Regardless of the official position of the Supreme Court on abortion, a country in which all Americans are offered some sort of dignity and hopeful future would be a place conducive to the kind of optimism each of us must hold in our hearts if we are to welcome children into this world. But if our highest aspiration is to be a consumer with no thought or care for our neighbor, we will remain a culture in which abortion is not only inevitable but logical.
What we need in America is a spiritual rebirth, a turning away from the false value of consumerism and utilitarianism that have trumped every aspect of human life. To implement this vision we need leaders that inspire but to do so they have to be what they say they are. It's not about policy it's about character.
Obama's rivals for the nomination -- the Clintons -- do not inspire. When the Clintons were in the White House they talked about humane values while Bill Clinton betrayed every single person who voted for him by carrying on an unseemly sexual dalliance in the Oval Office with a young woman barely out of her teens. Since that time the Clintons have enriched themselves through their connections to a point where they're able to make a $5 million personal loan to their campaign.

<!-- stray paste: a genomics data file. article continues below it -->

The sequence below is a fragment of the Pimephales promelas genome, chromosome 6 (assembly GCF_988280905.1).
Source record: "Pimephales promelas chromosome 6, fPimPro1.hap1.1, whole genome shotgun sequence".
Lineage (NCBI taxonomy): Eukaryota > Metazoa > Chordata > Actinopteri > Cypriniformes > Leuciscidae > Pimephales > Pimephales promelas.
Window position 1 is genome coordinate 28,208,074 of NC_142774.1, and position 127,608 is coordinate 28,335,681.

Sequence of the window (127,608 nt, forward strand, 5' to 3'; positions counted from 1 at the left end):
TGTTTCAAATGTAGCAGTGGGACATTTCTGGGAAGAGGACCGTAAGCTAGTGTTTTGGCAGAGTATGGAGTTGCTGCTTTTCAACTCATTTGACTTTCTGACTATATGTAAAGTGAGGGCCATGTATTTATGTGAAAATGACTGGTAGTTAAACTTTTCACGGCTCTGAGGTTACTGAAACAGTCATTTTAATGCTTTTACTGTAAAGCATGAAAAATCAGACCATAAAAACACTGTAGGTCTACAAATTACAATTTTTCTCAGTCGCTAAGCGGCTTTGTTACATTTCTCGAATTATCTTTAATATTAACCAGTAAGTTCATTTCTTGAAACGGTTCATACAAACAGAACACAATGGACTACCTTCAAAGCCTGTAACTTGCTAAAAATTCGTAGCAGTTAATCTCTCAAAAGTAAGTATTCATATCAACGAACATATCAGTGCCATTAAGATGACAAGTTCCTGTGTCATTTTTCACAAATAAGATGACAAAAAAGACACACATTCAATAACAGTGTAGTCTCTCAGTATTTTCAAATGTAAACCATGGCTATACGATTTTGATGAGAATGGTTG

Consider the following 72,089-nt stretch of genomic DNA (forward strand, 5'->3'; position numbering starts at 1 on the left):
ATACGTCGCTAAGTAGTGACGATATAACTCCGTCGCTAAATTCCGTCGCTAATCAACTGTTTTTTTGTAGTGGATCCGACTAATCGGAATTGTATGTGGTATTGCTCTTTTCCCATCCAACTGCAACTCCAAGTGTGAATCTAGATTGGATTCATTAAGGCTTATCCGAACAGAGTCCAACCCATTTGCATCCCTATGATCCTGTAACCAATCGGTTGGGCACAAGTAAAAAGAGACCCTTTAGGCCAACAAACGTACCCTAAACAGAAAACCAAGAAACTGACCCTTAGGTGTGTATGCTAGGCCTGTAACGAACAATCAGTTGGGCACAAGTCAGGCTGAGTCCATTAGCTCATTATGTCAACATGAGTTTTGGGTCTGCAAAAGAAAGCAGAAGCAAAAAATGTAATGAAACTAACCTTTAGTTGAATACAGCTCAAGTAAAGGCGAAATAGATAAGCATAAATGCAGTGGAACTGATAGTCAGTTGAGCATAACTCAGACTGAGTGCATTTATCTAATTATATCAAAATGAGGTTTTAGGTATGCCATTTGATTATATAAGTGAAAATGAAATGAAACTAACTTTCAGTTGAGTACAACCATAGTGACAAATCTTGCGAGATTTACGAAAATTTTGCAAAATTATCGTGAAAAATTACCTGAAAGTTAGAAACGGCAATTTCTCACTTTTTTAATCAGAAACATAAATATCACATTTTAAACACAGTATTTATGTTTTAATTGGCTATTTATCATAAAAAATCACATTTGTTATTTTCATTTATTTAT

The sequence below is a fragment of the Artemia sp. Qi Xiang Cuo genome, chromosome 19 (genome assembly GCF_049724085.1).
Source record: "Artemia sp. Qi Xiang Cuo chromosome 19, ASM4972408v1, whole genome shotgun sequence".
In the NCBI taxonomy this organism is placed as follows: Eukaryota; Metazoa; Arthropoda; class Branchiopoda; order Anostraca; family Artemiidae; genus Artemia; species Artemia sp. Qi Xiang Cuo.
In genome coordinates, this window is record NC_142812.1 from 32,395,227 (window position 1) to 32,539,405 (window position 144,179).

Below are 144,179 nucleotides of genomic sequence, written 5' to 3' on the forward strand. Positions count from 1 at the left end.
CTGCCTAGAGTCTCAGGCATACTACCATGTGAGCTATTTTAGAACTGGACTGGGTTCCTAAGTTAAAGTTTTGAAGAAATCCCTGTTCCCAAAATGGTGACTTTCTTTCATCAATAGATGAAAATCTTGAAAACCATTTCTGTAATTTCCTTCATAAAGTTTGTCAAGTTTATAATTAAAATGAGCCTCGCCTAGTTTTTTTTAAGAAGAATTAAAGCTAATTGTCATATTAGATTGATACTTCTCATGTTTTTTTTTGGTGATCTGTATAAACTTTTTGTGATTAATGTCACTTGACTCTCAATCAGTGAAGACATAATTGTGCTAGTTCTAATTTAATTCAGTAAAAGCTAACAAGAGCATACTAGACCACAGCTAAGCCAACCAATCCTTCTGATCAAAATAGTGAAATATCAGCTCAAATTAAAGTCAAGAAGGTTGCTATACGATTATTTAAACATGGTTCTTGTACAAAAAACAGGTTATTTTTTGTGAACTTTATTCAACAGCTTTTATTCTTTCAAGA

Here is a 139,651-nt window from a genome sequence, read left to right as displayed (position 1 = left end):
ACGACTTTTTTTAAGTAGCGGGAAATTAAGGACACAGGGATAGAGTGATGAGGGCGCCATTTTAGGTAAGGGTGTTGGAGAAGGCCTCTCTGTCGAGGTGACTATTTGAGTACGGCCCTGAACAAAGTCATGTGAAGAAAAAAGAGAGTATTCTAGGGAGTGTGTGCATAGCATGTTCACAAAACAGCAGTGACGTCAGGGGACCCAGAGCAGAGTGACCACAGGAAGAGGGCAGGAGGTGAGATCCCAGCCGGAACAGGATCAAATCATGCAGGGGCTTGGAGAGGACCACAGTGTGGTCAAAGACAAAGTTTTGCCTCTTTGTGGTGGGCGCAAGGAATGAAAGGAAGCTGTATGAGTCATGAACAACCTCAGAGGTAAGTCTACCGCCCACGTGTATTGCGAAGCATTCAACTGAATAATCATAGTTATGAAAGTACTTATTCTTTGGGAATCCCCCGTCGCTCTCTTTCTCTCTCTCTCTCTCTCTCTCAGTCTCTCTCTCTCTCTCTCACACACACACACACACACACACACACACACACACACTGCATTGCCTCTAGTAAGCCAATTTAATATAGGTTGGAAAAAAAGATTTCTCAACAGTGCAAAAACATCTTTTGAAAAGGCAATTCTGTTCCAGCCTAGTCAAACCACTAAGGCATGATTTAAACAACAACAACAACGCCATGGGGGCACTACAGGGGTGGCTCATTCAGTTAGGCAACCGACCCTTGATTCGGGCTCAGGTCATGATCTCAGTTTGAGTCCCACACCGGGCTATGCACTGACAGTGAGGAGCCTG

For someone who says she has spent "the last 35 years of my life as an advocate for children" and/or "fighting for healthcare" that's a lot of money to have collected through doing good works. Presidential Mother Teresa wannabes shouldn't be doing deals with uranium mining outfits in Kazakhstan while schmoozing with the likes of President Nursultan Nazarbayev and wealthy mining magnates -- not if they want the moral authority to lead.
Similarly the Republicans have also been hypocrites while talking big, for instance about their pro-life ethic. But what have they achieved? First, through their puritanical war on sex education they've hindered our country from actually preventing unwanted pregnancy. Second, through the Republican Party's marriage to the greediest and most polluting earth-destroying corporations they've created a climate (both moral and physical) that has scorched the earth for-profit, with no regard to future generations whatsoever. The Republicans are to the pro-life movement what the Clintons are to selfless public service.
The real solution to abortion is to change the heart of America, not the law. We need to stop seeing ourselves as consumers. We need to stop seeing ourselves as me and begin to think of we. Our country needs someone to show us a better way, a president who is what he seems, someone with actual moral authority that our diverse population can believe in who has the qualities that make us want to follow him. Obama is that person.
Frank Schaeffer is a writer and author of "CRAZY FOR GOD -- How I Grew Up As One Of The Elect, Helped Found The Religious Right, And Lived To Take All (Or Almost All) Of It Back"